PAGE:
To provide a uniform I/O interface, the application framework includes an I/O framework. This framework is sometimes also called the output framework, as it mainly handles output. The main goals of this framework are:
Provide uniform stdin, stdout, and stderr support for applications running on the command line, or within the Eclipse IDE.
Provide a general framework for output, based on output components that can be registered and unregistered.
The I/O framework works with output components. All output that the application generates, is given to the output components. Each output component can decide for itself what to do with that output. All applications include at least a
StreamOutputComponent, that redirects stream output to the console. For stand-alone applications, this means redirection to stdout and stderr. For application running within the Eclipse IDE, this means redirection to a Console view.
Applications that only need to provide error, warning, normal, and debug textual output, the default output component interface (
IOutputComponent) suffices. Applications that want to provide additional (typed) output, should create a derived interface that inherits from
IOutputComponent, and extends the interface with additional callback methods. For an example of this, see the
OutputComponentBase class can be used as a base class for output components. It implements the full
IOutputComponent interface, but does nothing with the output that is generated by the application. Derived classes can easily override one or more methods to process output.
Each instance of an application has its own output provider. The output provider keeps track of the output components that are registered, and allows sending of output to the output components through static methods.
If an application uses the default
IOutputComponent as its output interface, an instance of
OutputProvider<IOutputComponent> can be used. This will suffice for most applications. If an extended output component interface is defined, the
OutputProvider class should be extended to provide additional static methods. For an example of this, see the
For details on how and where to create an instance of the output provider for an application, see the section on how to implement your own application.
Command line applications generally write output to stdout and/or stderr streams. For applications running within the Eclipse IDE, those streams are connected to the Eclipse IDE as a whole, and not to the applications running within Eclipse. The I/O framework solves this issue, by providing a uniform I/O interface.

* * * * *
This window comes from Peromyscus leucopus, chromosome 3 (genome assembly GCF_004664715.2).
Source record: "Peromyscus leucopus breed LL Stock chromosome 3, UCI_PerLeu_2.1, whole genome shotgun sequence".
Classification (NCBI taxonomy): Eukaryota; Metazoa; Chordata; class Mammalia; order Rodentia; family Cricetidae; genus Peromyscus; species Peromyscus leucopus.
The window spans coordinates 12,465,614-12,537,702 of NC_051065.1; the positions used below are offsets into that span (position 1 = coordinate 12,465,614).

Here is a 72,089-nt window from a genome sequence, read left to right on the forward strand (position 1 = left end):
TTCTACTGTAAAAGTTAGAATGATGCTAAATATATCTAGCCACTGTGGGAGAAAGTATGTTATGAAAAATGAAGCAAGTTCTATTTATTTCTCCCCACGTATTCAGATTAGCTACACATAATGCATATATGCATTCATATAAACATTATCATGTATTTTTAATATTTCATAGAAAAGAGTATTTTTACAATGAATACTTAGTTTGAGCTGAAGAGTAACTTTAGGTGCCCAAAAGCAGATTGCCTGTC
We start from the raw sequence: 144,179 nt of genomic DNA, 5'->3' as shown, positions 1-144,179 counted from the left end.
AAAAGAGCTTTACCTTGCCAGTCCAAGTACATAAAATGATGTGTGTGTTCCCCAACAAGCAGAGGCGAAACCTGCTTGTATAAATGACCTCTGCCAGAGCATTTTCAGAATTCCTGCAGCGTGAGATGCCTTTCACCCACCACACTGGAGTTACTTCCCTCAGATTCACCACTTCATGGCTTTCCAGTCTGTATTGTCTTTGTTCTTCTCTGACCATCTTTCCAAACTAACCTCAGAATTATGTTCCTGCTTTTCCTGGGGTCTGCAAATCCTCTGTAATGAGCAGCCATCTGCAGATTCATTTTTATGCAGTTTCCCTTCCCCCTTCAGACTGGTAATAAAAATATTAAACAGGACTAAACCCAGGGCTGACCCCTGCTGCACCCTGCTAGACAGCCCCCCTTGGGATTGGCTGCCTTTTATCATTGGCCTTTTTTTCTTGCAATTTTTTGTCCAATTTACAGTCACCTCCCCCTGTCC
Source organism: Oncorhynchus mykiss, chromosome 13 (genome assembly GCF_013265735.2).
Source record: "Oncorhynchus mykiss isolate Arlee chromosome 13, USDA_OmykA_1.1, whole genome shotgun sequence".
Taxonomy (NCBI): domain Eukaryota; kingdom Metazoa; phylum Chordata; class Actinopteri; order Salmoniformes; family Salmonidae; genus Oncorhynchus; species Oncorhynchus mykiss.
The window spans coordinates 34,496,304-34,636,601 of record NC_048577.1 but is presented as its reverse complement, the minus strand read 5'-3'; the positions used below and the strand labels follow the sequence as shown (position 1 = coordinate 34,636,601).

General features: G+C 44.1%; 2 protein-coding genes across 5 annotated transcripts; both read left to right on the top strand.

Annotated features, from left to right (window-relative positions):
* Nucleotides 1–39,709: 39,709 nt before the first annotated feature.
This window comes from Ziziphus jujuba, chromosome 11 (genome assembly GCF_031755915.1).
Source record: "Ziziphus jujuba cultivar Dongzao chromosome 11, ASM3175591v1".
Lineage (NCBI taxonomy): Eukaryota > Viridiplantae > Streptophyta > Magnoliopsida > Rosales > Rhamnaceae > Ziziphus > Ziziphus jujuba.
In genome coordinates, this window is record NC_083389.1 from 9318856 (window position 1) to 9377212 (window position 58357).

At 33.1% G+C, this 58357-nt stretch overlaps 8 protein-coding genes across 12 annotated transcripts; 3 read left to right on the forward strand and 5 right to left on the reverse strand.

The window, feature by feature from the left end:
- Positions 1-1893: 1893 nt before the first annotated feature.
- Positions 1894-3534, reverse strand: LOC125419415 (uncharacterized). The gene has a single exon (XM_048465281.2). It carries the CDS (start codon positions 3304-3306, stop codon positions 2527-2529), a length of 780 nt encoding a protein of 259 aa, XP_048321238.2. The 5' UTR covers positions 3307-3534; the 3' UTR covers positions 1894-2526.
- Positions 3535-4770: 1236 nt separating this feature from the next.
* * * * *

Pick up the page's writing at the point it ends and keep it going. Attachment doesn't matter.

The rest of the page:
org.eclipse.escet.common.app.framework.output.OutputProvider<T> class provides several static methods that can be used to generate output. Several forms of output are supported by default:
Error output is automatically generated by the exception framework, for uncaught exceptions. It is however possible to manually generate error output, by using the
OutputProvider.errmethod. This could for instance be useful if multiple error messages are to be outputted.
Warning output can be generated by applications, by using the
OutputProvider.warnmethod. The application framework counts the number of warnings generated by an application, and the count can be retrieved using the
Normal output can be generated by applications, by using the
OutputProvider.outmethod. To support structured output, the I/O frame maintains an indentation level, which can be increased and decreased one level at a time.
Debug output can be generated by applications, by using the
OutputProvider.dbgmethod. To support structured output, the I/O frame maintains an indentation level, which can be increased and decreased one level at a time.
One of the default options of the application framework is the output mode option (
OutputModeOption class). It can be used to control what output gets forwarded to the output components. For performance reasons, it may be useful to query whether certain output gets forwarded. The
OutputProvider class provides the
dodbg methods for this.
It should now be clear that application should never access
System.err directly. Instead, they should use the output provider.
There is no equivalent to the
OutputProvider for stdin. Instead, use the
AppEnv.getStreams() method to obtain the streams for the current application. The
AppEnv.getStreams().IN streams can be used to read data from the stdin stream associated with the current application.